I will possibly fail CZ4206, Symbolic Computing, because I had not handed in a single laboratory assignment, and they figure for 35% of the final grade (not really a big deal. My history of assignment-doing this semester goes along the same lines).
However, I had not done the labs for this module not so much because I was lazy, but because they were ridiculously easy. Really. Stupendously easy. It’s Mathematica programming, for god’s sake. I can pick it up in three days, and pass it easily with some reference.
But that’s not really why I think the labs are easy. I think the labs are easy because THE ANSWERS ARE POSTED ONLINE. That’s right, all source code, ready for download. You see, the labs haven’t changed in the past two years the module has been taught, and some conscientious lecturer had posted the answers to the labs online. The less-conscientious lecturers who took over the module never seemed to notice this.
It made no sense to me at all to hand in source-code that was there for free download.
So it was really just a lesson in obedience, that 35% of the final grade in Symbolic Computing. I do not consider cosmetic-changing of source code a skill that should be learnt at University level.
Maybe I should have said something to the lecturer about giving more challenging labs, or removing the source (which wouldn’t have helped – I’ll bet it was all downlaoded at the start of the semester), but my patently chinese manners rebelled against snitching on the poor girls who probably had to download the source, change some variable names and then hand it in.
So instead sat around, too lazy to change a stupid system, too apathetic to bother complying with it, and the only one who suffers is me.
Errr. I think the muscles really are clogging up blood going to the brain.
In other religious news, Benedict XVI received leaders of other faiths and professed an interest in “building bridges of friendship” with other religions. He also remarked that:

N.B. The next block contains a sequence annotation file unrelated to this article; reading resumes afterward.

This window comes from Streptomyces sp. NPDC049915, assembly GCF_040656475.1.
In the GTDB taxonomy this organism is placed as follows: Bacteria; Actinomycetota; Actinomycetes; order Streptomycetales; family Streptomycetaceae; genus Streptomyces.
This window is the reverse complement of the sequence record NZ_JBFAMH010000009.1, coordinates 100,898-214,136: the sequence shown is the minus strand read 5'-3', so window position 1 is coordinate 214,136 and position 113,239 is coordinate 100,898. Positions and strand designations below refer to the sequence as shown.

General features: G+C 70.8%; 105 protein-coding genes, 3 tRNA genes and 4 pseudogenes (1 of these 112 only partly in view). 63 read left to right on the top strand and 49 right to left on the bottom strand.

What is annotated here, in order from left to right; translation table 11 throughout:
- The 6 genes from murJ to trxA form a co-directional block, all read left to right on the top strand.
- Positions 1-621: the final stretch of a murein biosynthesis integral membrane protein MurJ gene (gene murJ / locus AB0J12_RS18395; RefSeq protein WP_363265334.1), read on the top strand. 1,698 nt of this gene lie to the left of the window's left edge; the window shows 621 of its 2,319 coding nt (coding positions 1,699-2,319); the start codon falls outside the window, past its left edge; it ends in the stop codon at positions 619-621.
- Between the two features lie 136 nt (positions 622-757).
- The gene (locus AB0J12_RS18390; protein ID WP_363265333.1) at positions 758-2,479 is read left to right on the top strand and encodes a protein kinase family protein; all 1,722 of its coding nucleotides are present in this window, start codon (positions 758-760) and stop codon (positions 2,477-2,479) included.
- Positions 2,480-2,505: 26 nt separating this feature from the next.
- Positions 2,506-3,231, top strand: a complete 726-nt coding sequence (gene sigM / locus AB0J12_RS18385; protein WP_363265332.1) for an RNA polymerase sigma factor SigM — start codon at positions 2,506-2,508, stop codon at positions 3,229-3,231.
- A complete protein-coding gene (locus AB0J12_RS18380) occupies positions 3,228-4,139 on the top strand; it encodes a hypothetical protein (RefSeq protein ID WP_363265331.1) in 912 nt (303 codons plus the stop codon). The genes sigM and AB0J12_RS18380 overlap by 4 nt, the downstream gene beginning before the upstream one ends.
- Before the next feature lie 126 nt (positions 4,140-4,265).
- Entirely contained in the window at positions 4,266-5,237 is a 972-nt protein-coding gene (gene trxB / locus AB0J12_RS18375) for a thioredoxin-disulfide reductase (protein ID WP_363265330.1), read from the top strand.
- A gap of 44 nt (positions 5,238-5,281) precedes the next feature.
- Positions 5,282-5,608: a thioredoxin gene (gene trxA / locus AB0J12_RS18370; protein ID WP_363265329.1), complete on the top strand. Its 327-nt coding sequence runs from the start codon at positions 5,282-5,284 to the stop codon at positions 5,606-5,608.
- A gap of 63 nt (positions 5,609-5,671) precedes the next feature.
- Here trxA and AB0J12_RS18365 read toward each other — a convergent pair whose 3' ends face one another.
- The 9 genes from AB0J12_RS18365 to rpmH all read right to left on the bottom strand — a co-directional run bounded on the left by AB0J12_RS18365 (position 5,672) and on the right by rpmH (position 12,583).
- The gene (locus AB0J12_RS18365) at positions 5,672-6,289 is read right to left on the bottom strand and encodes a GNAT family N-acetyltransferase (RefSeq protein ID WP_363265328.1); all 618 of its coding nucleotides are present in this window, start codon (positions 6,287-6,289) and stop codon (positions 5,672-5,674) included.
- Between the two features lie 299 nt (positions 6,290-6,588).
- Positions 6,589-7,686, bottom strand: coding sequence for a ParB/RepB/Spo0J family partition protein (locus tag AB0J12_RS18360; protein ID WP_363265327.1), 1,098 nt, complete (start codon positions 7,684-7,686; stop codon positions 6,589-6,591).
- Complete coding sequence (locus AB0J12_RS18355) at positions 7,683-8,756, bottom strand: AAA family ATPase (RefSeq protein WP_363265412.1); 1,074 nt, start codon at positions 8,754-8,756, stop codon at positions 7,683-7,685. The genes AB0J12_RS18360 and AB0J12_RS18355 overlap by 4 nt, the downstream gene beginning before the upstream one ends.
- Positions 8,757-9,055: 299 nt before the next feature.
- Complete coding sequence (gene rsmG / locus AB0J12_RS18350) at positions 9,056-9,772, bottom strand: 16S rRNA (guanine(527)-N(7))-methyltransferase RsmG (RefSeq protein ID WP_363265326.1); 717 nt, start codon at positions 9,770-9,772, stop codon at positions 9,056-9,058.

peace was a “duty to which all peoples must be committed, especially those who profess to belong to religious traditions.”
Meaning that the ones encouraging war are the godless atheists like me (though I’m really agnostic, but the distinction is usually lost on religous people). I’m surprised at his tolerance for other religions. After all, the Muslims, Hindus and cherry-bush-worshippers of Gogoland are as much heathens as I am, right? Why this unfair distinction? Is catholism growing soft?
Imagine a new world religion, tolerant of all faiths… except for disbelief. A world where religous struggles become mega-conglomerate market-share battles, where you have to choose between Coke or Pepsi, but not-to-drink is a crime against cool (sorry – alliteration fun). The biggest stake-holders, having economies of scale and much more experience than any newcomer, will oust the competition and squeeze the market dry such that small religions can’t survive. I can imagine the showdown – Islam, Christianity (all of which tiny factions will eventually have a merger) and maybe Buddhism (which will be where all the confused people flock, because some denominations support sex). We’ll have charismatic CEOs, profit analysis and checks and balances. Magazines like “The Religist” will actually be read (for YOUR moral education!). Morality will be shored up and displayed to the masses, and due to the intense competition distinct lines of battle will be drawn, with cries of “WE’RE more moral, because we went and built home in Somalia, Nah nah!”.
Okay, perhaps I take it too far. But you know I don’t like any organized religion.
No, not even buddhism. And no, not the cherry-bush-worship of Gogoland. DEFINITELY not that.